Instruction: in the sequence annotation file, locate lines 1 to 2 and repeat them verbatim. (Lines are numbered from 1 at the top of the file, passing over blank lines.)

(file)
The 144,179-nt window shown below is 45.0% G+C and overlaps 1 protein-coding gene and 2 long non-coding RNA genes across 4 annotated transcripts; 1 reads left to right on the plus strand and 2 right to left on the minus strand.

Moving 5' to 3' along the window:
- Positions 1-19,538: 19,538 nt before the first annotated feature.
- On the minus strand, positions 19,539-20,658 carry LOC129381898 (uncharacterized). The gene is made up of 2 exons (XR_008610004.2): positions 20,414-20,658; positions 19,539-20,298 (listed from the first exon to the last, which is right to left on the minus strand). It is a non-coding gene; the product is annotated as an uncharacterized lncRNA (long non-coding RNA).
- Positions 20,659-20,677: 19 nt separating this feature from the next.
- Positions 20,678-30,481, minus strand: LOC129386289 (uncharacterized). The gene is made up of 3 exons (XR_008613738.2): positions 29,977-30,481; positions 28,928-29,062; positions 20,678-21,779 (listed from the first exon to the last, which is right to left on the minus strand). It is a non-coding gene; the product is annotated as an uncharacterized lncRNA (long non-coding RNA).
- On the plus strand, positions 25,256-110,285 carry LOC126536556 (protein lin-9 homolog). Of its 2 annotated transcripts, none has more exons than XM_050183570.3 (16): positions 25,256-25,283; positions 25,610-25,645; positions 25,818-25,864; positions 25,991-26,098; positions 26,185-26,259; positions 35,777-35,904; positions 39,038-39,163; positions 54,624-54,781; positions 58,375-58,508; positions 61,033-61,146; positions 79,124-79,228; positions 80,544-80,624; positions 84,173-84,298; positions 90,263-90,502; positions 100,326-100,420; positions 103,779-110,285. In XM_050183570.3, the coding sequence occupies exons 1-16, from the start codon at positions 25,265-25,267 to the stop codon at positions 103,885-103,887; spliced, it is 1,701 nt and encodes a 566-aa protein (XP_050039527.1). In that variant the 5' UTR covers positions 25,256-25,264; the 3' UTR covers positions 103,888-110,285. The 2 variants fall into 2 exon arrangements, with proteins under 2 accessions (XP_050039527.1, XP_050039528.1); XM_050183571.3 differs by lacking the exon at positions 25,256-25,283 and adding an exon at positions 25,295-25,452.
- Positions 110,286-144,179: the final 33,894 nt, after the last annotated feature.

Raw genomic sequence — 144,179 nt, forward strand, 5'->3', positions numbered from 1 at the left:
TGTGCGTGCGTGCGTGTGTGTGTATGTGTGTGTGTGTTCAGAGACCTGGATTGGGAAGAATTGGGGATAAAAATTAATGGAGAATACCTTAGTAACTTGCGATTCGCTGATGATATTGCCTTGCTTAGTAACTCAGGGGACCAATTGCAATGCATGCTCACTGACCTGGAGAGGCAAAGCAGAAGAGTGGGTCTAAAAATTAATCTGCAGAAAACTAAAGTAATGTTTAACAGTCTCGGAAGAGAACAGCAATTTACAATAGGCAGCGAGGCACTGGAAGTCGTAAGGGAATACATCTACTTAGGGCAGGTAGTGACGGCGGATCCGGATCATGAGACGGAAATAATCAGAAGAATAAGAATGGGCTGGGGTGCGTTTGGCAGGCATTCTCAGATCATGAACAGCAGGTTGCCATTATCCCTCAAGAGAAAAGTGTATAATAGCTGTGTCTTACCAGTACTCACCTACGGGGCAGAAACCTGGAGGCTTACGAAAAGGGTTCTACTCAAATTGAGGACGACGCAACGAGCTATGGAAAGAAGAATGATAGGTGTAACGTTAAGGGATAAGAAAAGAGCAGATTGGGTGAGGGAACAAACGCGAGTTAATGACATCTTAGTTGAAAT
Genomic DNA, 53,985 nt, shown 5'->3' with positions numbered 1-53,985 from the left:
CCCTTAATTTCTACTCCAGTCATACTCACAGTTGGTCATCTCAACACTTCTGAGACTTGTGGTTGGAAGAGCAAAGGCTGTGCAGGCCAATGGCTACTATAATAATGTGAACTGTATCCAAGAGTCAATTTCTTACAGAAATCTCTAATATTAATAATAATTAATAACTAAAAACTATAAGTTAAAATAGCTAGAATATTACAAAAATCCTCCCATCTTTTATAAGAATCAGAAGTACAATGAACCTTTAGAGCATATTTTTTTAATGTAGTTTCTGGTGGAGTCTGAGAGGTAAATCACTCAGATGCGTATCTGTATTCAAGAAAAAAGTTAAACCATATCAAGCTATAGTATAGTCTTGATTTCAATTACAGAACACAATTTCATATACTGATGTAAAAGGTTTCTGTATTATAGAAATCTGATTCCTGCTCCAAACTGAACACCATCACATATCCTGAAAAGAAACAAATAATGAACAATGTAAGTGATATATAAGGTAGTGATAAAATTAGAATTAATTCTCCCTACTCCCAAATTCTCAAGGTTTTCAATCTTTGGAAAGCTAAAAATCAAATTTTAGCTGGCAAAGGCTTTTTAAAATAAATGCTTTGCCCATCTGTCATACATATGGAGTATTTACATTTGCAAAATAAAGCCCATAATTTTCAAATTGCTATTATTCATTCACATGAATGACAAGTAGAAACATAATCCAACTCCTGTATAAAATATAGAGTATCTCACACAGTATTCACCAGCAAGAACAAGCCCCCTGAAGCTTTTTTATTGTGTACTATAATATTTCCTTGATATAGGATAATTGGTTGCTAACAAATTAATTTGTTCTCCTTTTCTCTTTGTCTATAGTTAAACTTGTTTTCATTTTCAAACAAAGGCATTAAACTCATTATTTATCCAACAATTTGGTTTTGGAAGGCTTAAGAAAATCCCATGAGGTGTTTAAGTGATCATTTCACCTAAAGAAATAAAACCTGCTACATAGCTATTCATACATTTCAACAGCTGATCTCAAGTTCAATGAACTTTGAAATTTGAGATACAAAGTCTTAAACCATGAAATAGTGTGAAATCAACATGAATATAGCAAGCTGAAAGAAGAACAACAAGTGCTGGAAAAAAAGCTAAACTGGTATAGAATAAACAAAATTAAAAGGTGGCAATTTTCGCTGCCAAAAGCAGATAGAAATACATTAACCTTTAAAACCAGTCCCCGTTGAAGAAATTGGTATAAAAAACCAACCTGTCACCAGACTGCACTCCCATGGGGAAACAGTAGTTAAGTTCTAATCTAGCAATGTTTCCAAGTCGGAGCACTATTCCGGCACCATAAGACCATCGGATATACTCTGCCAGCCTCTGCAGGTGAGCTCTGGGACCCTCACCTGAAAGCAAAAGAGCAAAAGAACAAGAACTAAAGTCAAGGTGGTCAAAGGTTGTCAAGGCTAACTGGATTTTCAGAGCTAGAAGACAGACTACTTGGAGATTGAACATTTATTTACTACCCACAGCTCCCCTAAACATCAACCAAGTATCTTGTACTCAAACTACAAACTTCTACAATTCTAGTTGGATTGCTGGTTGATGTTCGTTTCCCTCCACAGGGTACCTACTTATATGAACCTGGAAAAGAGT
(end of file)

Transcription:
The 144,179-nt window shown below is 45.0% G+C and overlaps 1 protein-coding gene and 2 long non-coding RNA genes across 4 annotated transcripts; 1 reads left to right on the plus strand and 2 right to left on the minus strand.

Moving 5' to 3' along the window: